No Public Hearing On Bill To Ban Flavored Tobacco Products

No Public Hearing On Bill To Ban Flavored Tobacco Products
No Public Hearing On Bill To Ban Flavored Tobacco Products

A bill with the aim of prohibiting the sale of flavored tobacco products was withdrawn after the public hearing for the bill did not go forward.

Most of Thursday afternoon at the Guam Congress Building was spent discussing Bill 175-37, a bill proposing changes to Guam’s Toilet Facilities and Sewage Disposal Act. After discussions were completed at about 7 p.m., after 5-1/2 hours, the next scheduled public hearing for Bill 50-37 had been withdrawn by its sponsor, Sen. Thomas Fisher. Bill 50 sought to prohibit the sale of flavored tobacco products on Guam.

Fisher explained he withdrew Bill 50 to make changes after receiving information from the American Cancer Society. Fisher further intended to refile the bill Friday morning with the hope of having a public hearing on the bill Jan. 11.

In response, Sen. Sabina Perez, who was hosting the hearings, explained that certain procedures needed to be followed before a public hearing could be scheduled.

At this point, Bistra Mendiola, the owner of the store Vape Escape, expressed frustration on behalf of herself and other vape store representatives who had closed their doors for the day to attend and give input on the public hearing.

“The people of Guam had the right to be heard today … because shops were closed, revenues were lost, taxation was lost, people lost hours at work,” Mendiola said.

“It was a mockery of the crowd that was waiting today,” added Mendiola, who said 4,165 people opposed the bill.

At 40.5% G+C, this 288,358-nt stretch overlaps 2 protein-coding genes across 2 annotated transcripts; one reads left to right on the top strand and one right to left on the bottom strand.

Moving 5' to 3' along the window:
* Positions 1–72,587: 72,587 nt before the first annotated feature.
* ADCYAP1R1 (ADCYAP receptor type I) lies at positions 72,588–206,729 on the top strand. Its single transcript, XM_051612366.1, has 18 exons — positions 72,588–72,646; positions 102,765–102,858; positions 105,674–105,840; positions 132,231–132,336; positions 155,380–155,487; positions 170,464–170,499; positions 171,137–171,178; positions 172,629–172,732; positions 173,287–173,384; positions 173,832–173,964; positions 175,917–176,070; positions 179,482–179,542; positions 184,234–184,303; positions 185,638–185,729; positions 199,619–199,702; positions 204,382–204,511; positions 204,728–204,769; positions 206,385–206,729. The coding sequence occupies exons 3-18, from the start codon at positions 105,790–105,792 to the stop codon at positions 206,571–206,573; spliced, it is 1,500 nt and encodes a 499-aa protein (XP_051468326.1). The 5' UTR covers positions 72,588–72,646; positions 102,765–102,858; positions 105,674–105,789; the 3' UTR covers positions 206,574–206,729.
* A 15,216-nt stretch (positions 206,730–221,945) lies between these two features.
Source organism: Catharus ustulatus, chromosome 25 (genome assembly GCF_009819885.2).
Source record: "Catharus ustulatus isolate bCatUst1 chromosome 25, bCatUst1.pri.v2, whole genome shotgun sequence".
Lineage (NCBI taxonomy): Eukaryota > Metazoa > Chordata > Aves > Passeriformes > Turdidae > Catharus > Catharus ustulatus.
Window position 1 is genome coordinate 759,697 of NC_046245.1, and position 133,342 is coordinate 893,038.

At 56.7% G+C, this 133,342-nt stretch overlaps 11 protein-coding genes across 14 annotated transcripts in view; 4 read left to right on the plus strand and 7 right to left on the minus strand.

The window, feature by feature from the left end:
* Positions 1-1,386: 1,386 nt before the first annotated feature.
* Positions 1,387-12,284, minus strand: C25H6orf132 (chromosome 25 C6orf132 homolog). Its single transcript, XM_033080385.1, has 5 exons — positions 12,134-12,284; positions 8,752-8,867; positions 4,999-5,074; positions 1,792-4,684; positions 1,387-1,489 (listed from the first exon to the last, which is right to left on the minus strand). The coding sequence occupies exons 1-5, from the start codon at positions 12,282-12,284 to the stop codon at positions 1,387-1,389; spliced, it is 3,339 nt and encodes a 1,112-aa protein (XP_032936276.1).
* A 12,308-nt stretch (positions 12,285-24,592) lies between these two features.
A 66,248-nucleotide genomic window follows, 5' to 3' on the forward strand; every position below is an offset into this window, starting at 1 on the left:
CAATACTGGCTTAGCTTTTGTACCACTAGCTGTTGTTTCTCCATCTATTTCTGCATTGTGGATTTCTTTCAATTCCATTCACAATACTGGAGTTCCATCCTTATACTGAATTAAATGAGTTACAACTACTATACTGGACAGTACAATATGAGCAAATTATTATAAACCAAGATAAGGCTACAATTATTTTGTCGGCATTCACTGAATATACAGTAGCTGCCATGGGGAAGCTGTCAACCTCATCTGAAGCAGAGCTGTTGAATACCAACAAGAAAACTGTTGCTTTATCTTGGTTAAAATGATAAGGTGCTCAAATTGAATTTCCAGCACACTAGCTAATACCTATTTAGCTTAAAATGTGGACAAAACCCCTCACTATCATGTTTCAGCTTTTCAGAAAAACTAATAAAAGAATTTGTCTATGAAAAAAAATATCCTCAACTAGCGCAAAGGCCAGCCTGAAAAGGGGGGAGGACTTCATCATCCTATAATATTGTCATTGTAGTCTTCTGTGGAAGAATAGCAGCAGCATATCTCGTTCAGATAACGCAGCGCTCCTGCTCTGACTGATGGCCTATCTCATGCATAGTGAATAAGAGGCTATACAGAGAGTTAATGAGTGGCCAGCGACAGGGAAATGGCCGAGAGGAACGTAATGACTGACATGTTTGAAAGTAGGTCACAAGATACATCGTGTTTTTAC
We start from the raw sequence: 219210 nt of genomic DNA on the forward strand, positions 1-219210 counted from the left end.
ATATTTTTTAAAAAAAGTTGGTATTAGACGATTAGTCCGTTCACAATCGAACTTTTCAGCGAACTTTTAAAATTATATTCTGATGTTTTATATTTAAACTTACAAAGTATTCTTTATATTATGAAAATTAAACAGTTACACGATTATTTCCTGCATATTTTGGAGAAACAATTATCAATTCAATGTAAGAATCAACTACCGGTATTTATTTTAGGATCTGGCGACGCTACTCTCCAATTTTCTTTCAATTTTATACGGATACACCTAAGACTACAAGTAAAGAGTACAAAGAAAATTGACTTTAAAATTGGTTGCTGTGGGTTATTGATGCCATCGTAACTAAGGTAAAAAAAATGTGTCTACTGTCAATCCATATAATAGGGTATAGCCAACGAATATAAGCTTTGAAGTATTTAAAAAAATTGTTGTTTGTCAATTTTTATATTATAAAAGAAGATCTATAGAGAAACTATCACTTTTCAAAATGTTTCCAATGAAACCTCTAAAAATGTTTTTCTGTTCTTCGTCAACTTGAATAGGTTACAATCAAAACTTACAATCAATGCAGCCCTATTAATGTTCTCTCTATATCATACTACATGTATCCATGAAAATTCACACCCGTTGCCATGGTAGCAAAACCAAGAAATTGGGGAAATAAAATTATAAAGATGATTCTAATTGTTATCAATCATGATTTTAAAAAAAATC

Then Sen. Telo Taitague expressed her appreciation to those who came to testify in response to Bill 50 and apologized for the delay. Taitague suggested Fisher could have withdrawn it earlier to avoid the wait. 

Although not recognized, Fisher interrupted and responded to Taitague after she stated she “looked forward to another bill coming up that has to do with vaping … doesn’t prohibit it or the flavor of it at all.” 

“Ma’am, are we doing this right now? Are we doing this bill right now?” Fisher asked. 

Perez subsequently recessed the hearing after explaining there was an opening Jan. 11 for the public hearing but couldn’t guarantee the date of the public hearing.


A couple of hours later, a press release from Fisher’s office stated the lack of the public hearing was a result of “irresponsible scheduling.”

“Public hearings are sacred and whether the double-booking was caused by irresponsible scheduling, an error in judgment or incompetence, it should never happen. The stifling of public voices should never happen,” Fisher stated in the release.

“Business owners closed their doors to ensure their voices were heard today. It doesn’t matter if they oppose my bill, they deserve to be heard, along with other public opinions,” Fisher added in the release.

As of Friday 11:28 a.m., Fisher introduced a new bill, Bill 229-37, with the aim of prohibiting the sale of flavored tobacco products. 



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